A Look at the Fireproofing Methods Used for Structural Steel

The Dangers of Fireproofing Steel and How You Can Avoid Them

 

Fireproofing steel columns and beams on a construction site are one of the worst decisions you as a commercial contractor can make. Not only does this hold up production, but it can also be a health hazard for your construction team.

 

If you work in commercial construction, there’s a simple solution: Outsource your fireproofing needs.

 

When is Steel Fireproofing Required?

Commercial construction structural steel columns must meet at least the X106, or 2-hour, fire-resistance rating, among other requirements. The most common fire-resistance ratings are 2-, 3-, and 4-hour ratings. A certified AISC column fabricator is qualified to take care of these fireproofing needs, so you don’t have to stress over whether your building will need to pass additional inspections.

 

Why is Fireproofing Used in Steel Frame Construction?

Steel is not indestructible. It can melt at approximately 2,500 degrees Fahrenheit, and hydrocarbon and average building fires can burn at about 2,000 degrees Fahrenheit. Although it won’t necessarily melt, Steel Fabrication Melbourne  can become deformed and lose its strength when exposed to extremely high temperatures.

 

Fireproofing steel helps maintain a building’s shape in the event of a fire. This way, more people are able to escape unscathed. Fireproof steel columns are used in everything from parking garages and shopping centers to hospitals and cafeterias.

 

 

How is Structural Steel Used in Creating Fireproof Columns?

Structural steel columns are available in standard and custom shapes and sizes to accommodate whatever specifications your job requires. Industry-leading column shapes by Black Rock Fireproof Column range from the Round Type OH to the Rectangular Type RR, with most having a concrete-filled center. You can read more about the specs of our types of fireproof columns here.

 

The sleek, strong look of steel complements a structure while also serving as a durable shell on fireproofed columns fabricated by Black Rock Fireproof Column. The composition of each structural column includes structural steel surrounded by concrete, which is then wrapped in a proprietary insulating layer of vermiculite fireproofing protected by an exterior steel shell.

 

Many building codes require fireproofing protection to structural steel as a safety precaution. The most common way to provide such protection in the U.S. is by spraying low-density fiber or cementitious compounds, now called spray-applied fire-resistive material (SFRM). The product can be sprayed on steel to provide heat resistance and also can be applied over wood, fabric, and other building materials. Building codes dictate the required thickness of the coat is applied. Sprays are divided into wet spray or dry spray materials, describing how the material is mixed and applied.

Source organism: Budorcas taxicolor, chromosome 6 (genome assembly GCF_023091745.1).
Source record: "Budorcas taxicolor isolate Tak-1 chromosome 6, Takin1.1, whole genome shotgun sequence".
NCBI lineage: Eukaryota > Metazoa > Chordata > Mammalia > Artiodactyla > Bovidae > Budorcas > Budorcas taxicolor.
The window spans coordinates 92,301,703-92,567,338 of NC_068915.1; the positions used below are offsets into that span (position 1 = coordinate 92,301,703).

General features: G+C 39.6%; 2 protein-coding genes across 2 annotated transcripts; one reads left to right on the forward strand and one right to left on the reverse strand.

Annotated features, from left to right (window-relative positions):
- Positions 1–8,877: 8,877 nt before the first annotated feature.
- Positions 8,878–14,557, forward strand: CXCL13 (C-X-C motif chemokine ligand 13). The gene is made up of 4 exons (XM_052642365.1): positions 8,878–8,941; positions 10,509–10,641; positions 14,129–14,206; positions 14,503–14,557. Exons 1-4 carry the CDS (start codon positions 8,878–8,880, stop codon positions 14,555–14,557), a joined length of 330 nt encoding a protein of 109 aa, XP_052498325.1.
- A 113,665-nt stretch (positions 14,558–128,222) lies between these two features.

Usage 

 

Cementitious Fireproofing

 Many building codes require fireproofing protection to structural steel as a safety precaution. The most common way to provide such protection in the U.S. is by spraying low-density fiber or cementitious compounds, now called spray-applied fire-resistive material (SFRM). The product can be sprayed on steel to provide heat resistance and also can be applied over wood, fabric, and other building materials. Building codes dictate the required thickness of the coat is applied. Sprays are divided into wet spray or dry spray materials, describing how the material is mixed and applied.

 

Intumescent Coatings

 Also known as intumescent paint, this method provides fire resistance to structural steel members. One of the key benefits is that intumescent coatings will expand as much as 100 times the original thickness of the material, providing superior fire resistance by creating a buffer between the fire and the steel members. The coating will undergo a chemical reaction and expand when subjected to extreme temperatures—but before the temperatures become hot enough to affect the integrity of the steel.

 

 Intumescent coatings are a great solution when aesthetics come into play with steel that is exposed to the general public. The product is applied just like paint, with every layer adding to the overall thickness of the product. This fireproofing material can be applied to structural wood as well.

 

Rigid Board Fireproofing

Rigid board fireproofing can be installed quickly and easily. One of the benefits is that it can be installed as you go during the process of installing steel decks and beams. Rigid board fireproofing provides the right fireproofing requirements as well as thermal and acoustic control. This type of fireproofing can be mechanically fastened and can prevent pests and termite attacks. It also is available in different thicknesses to meet UL requirements and can withstand moisture and humidity without losing its fire-stopping characteristics. Boards can be designed to precise measurements and can include decorative finishes.

 

Fire protective sprays

Fire protective sprays typically consist of a binder (normally cement or plaster), fillers and fibres. The spray is delivered to the jobsite in powder form. The powder must be mixed with water to produce a sprayable material. Onsite mixing, pumping and spraying equipment are therefore required. Sprays are particularly suitable for structures where aesthetic requirements are not so important, although a careful application by a professional applicator may even provide an aesthetically pleasing look that is sometimes preferred by architects.

 

Sources-

https://www.industry.gov.au/data-and-publications/australias-steel-manufacturing-and-fabricating-markets